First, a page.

Murdering to Dissect: Grave-robbing, Frankenstein and the Anatomy Literature
When Frankenstein appeared in 1818 it was well known that the medical profession lent silent support to the grave-robbing gangs who regulary sold the surgeons newly-buried bodies for dissection. This resurection trade led to the sensational Burke and Hare case, which revealed that the bodies of murder victims had been pased to the Edinburgh surgeon Dr Robert Knox with his connivance.
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The dead body business
The contented executioner in Barnaby Rudge
Multiaccentuation in On Murder considered as one
The instruments of law
The death command anatomy and the law
S The medical gaze and popular culture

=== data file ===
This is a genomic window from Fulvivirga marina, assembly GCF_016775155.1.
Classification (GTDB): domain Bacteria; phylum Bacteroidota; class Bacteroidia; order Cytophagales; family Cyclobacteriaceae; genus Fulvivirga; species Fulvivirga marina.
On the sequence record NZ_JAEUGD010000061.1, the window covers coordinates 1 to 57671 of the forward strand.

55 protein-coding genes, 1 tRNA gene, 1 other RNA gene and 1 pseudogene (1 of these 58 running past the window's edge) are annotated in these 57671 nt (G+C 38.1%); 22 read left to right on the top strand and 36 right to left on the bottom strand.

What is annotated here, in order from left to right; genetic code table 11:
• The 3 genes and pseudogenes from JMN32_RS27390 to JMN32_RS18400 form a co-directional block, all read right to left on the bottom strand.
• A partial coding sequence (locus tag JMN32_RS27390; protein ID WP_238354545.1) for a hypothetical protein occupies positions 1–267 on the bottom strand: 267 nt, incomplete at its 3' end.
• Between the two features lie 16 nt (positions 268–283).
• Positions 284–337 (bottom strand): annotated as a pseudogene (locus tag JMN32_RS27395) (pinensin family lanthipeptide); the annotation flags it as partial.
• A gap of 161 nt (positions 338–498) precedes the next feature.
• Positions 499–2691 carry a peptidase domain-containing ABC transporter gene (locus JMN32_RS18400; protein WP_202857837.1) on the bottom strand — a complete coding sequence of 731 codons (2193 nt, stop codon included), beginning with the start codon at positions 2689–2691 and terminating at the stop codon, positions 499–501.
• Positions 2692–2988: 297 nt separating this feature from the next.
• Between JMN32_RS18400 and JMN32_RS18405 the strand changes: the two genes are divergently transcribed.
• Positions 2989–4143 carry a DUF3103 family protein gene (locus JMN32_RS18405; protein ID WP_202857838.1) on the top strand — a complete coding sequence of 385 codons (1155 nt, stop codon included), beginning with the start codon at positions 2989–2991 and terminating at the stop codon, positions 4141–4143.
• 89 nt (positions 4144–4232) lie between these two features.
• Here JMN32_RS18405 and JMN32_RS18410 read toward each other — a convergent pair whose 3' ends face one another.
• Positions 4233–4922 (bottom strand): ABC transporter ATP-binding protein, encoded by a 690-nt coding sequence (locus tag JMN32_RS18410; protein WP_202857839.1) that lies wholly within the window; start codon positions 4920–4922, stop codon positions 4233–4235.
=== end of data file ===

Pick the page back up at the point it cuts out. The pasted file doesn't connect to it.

the 1780s and 1790s
Frankenstein and the resurrectionist culture 17961825
Disease deformity and dissection
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Anatomy Act animal appears association becomes Bentham body Burke and Hare called Canetti carried century claim Clerval command concerned context corpse course creation Creature Creature's criminal crowd culture dead death describes desire developments Dickens dissection early Edinburgh edition effect Elizabeth England event example existence eyes face fact father fear feelings figure Frankenstein gallows give given hand historical human Ibid identity italics Justine kind legislation letter living looks marks Mary means mind monster mother move murder nature never noted object observes original passage perception person political poor popular poverty present promise punishment question reference Reform relation relatives remains remarkable respect rhetoric Richardson scene sense Shelley shows Smith social society stands sting story surgeons threat transformation turn utilitarian victims voice workhouse